shock and awe…

the case.

Previously well 64 year male presents to ED with 90 minutes of retrosternal chest pain after riding his bike.

This is his ECG….


[DDET Describe & interpret his ECG.]

  • Rate:
    • Atrial ~ 60/min.
    • Ventricular ~ 36/min
  • Rhythm – regular. No P-QRS relationship therefore complete heart block
  • Axis ~ +60* (Normal)
  • Intervals;
    • PR – n/a
    • QRS ~ 90 msec
    • QTc ~ 380 msec
  • Segments;
    • STE (II, III & aVF) [III > II]
    • STD (V2-5, I & aVL)
    • V1 isoelectric ST.
  • Other;
    • Q-wave in lead III


Inferior STEMI with right ventricular extension (STE III>II, isoelectric ST V1, STD V2) and complete heart block.


His BP drops to 60…
What do you do now ?!?!?

[DDET You grab the ultrasound…]

Here is our patient’s ECHO…


Definite RV hypokinesis. No pericardial effusion/tamponade.


[DDET He’s still hypotensive ! Now what ??]

Right Ventricular Infarction & Shock

  • Right ventricular infarction rarely occurs in isolation.
    • Complicates ~ 1/3 – 1/2 of all inferior AMIs.
  • RV infarction is a common cause of shock.
    • Inferior AMI, clear lung fields & hypotension…
    • ~20% of shocked patients in GUSTO-I.
    • Carries a similar in-hospital mortality rate to that of LV-infarction & shock !!
  • Often complicated by bradydysrhythmias.

Simply put, the infarcting RV fails to offer a sufficient preload to the LV. Consequently reducing cardiac output & resulting in systemic hypoperfusion.

  • Volume-sensitive state (in contradistinction from the pressure-sensitive state of LV-infarction).
    • Patients are dependent upon preload.
  • Classically, high right atrial pressures but low systolic pulmonary artery pressures.
    • A disproportionate elevation of RV-filling due to excessive volume loading can result in marked RV dilatation, paradoxically causing high pulmonary-wedge pressures secondary to a left-ward shift of the intraventricular septum.
    • This is the physiologic concept of Biventricular Interdependence. – see image below.
  • Shock can be compounded by factors that impair RV-filling such as;
    • Intravascular volume depletion
    • Concomitant atrial infarction
    • Loss of AV-synchrony

RV infarct septal mment


  • Avoid nitrates
  • Preload maintenance / Volume replacement
    • IV fluid boluses
    • Caution: excessive amounts may further compromise RV function.
    • Some advocate for placement of pulmonary-artery catheter.
      • Suggested target – RAP 10-14mmHg [>14mmHg associated with reduced RV function]
  • Oxygen (w/ impaired gas-exchange & respiratory failure)
  • Antiplatelet therapy + anticoagulation.
    • Aspirin loading
    • Clopidogrel / Ticagrelor etc.
    • Heparin / Bivalirudin etc.
  • Revascularisation.
    • Early !!
    • Thrombolysis
      • ?TPA & other newer agents prevent shock better than streptokinase.
      • Thrombolytics become much less effective once shock is established (streptokinase maybe better than TPA in this instance)
    • PCI.
      • Improved survival (amongst shocked STEMI patients) over those who receive thrombolysis.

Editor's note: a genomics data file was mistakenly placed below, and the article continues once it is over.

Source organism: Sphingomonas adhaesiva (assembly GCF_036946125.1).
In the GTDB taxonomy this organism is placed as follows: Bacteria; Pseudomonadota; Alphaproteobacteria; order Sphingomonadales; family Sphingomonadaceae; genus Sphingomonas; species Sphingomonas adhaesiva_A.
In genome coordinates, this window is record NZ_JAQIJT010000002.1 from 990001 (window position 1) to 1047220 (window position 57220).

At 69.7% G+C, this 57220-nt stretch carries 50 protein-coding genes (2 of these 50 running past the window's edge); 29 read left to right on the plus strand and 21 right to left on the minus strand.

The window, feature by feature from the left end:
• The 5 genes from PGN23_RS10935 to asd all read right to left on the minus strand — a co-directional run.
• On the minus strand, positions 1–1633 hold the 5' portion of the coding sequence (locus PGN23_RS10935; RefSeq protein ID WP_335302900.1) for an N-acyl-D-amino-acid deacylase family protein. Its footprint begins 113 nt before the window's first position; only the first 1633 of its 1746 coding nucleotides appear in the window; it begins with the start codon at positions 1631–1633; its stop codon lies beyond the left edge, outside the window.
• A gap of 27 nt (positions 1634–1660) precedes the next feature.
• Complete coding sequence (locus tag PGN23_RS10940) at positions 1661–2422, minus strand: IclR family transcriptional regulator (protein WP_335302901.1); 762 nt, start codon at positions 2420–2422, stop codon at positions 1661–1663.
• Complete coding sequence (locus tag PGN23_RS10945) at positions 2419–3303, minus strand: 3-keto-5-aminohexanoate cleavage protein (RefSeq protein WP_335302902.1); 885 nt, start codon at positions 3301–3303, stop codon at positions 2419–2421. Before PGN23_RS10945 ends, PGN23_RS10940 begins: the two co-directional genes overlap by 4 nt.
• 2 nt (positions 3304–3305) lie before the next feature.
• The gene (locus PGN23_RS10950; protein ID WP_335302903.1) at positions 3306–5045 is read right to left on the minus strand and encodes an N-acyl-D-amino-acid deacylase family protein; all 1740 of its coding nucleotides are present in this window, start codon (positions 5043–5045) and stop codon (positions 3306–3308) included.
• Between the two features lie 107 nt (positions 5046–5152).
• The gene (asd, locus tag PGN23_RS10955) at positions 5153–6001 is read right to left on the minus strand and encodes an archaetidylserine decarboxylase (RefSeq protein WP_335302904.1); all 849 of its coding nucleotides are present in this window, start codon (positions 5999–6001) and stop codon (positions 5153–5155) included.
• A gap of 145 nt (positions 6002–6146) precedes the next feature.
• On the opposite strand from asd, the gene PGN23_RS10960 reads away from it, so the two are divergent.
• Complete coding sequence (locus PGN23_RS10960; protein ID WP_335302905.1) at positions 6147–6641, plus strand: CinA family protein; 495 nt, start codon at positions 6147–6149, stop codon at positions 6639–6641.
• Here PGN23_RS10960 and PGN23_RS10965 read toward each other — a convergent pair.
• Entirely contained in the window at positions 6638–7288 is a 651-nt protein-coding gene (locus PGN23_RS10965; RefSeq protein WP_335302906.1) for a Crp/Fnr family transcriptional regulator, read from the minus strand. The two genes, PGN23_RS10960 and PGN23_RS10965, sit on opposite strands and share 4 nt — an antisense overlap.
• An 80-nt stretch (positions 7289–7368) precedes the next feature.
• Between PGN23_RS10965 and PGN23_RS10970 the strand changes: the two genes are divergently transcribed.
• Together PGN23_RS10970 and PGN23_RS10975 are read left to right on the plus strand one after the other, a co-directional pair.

• Typically results in successful reperfusion (1-2 vessels involved on average).
      • Early revascularisation can result in near immediate recovery of RV function.
  • Intra-aortic Balloon Counterpulsation.
    • Many text-book references suggest this as a stabilisation manoeuvre for those with shock awaiting PCI.
    • Recent data (particular IABP-SHOCK II) suggest that the use of IABP heralds no significant reduction in 30-day mortality nor reduction in 12-month all-cause mortality.
  • Inotropes.
    • Dobutamine, noradrenaline, milrinone, levosimendan etc.
  • Electrical stabilisation.
    • Maintenance of atrioventricular synchrony.
    • Transcutaneous or transvenous pacing may be required.


[DDET The conclusion]

  • With the diagnosis made, our Cardiac Cath team was notified & mobilised to the hospital
    • IV fluid bolused with temporary improvement in SBP to ~ 90mmHg.
    • Atropine trialled without benefit.
  • At angiography.
    • Heavy thrombosed proximal RCA lesion identified & successfully reperfused.
  • Shock persisted despite reperfusion & insertion of temporary pacing wire.
  • IABP placed & patient transferred to ICU on inotropes.
  • DC to ward on Day 4 of admission.
  • DC home well on Day 8 post-infarct.


[DDET References]

  1. Hasdai D et al. Cardiogenic shock complicating acute coronary syndromes. Lancet. 2000 Aug 26;356(9231):749-56.
  2. Jacobs AK et al. Cardiogenic shock caused by right ventricular infarction: a report from the SHOCK registry. J Am Coll Cardiol. 2003 Apr 16;41(8):1273-9.
  3. Inohara T et al. The challenges in the management of right ventricular infarction. Eur Heart J Acute Cardiovasc Care. 2013 Sep;2(3):226-34.
  4. Right Ventricular Myocardial Infarction – UpToDate.com
  5. Thiele H et al. Intraaortic balloon support for myocardial infarction with cardiogenic shock. N Engl J Med. 2012 Oct 4;367(14):1287-96.
  6. Thiele H et al. Intra-aortic balloon counterpulsation in acute myocardial infarction complicated by cardiogenic shock (IABP-SHOCK II): final 12 month results of a randomised, open-label trial. Lancet. 2013 Sep 2. pii: S0140-6736(13)61783-3


Leave a Reply

This site uses Akismet to reduce spam. Learn how your comment data is processed.